06 December 2011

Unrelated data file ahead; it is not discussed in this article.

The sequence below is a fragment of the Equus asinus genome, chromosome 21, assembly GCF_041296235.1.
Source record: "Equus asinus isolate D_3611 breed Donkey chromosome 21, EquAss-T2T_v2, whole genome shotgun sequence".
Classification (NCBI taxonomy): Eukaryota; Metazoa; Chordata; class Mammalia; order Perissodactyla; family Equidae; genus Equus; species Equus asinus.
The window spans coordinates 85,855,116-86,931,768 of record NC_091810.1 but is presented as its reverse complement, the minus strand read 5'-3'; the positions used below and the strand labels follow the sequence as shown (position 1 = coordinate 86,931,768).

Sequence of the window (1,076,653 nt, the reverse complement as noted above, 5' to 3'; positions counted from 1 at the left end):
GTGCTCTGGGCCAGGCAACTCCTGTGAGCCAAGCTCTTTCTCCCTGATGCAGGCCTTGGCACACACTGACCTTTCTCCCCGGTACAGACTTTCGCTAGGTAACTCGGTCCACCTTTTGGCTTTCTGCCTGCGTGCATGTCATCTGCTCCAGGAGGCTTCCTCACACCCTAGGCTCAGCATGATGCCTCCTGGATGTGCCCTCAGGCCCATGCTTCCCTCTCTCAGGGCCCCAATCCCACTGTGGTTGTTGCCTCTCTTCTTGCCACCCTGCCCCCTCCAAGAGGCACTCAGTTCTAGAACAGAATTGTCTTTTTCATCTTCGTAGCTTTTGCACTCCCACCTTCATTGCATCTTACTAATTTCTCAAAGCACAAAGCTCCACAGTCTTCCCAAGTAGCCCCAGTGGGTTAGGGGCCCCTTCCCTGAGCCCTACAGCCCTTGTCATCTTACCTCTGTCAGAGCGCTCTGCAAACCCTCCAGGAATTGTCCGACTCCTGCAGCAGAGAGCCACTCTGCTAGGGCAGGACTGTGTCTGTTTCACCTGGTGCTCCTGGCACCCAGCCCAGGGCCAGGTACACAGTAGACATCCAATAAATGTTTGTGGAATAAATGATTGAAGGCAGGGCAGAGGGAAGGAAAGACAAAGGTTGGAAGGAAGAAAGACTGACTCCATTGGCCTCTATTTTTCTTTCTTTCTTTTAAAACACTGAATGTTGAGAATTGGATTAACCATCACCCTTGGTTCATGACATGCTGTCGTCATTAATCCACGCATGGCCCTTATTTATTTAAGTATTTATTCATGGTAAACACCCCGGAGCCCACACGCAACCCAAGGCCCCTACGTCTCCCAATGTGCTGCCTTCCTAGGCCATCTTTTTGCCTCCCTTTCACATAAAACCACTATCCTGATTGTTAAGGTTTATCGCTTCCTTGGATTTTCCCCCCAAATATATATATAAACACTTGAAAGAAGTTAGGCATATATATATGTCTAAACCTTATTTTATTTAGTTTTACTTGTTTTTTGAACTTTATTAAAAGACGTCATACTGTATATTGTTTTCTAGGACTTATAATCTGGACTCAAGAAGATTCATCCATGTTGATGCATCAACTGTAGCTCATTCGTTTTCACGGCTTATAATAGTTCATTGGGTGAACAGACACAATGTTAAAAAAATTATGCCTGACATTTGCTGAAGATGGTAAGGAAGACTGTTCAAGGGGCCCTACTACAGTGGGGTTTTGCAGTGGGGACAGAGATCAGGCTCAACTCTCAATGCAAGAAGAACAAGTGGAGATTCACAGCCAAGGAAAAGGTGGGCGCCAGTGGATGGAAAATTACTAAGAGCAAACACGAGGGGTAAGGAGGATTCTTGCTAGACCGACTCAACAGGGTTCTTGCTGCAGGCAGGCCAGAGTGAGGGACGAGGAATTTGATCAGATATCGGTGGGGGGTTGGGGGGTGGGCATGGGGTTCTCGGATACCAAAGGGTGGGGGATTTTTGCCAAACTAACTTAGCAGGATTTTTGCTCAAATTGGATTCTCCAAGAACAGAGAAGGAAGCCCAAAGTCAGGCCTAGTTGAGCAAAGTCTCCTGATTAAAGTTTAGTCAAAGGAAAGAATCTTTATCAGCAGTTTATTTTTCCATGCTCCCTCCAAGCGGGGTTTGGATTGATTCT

The link between study and the apostolic aims of the [Dominican] Order was thus clear from the very beginning. The primitive constitutions state: "Our study must aim principally at this, that we might be useful to the souls of others." Blessed Jordan makes this point vividly when, in his encyclical letter of May 1233, he complains that brethren who are uninterested in study, "apart from neglecting their own benefit and depressing their teachers . . . deprive many people of a chance of salvation, when they could have helped them on their way to eternal life if only they had studied properly, instead of being careless about it." The Lives of the Brethren recount the story of a certain friar in the early days of the Order who, because he neglected study for the sake of long prayers and works of asceticism, was accused by the brethren "of making himself useless to the Order by not studying." With his usual clarity, Blessed Humbert of Romans, the fifth master general, sums it up nicely: "Study is not the purpose of the Order, but it is of the greatest necessity for the aims we have mentioned, namely, preaching and working for the salvation of souls, for without study we can achieve neither."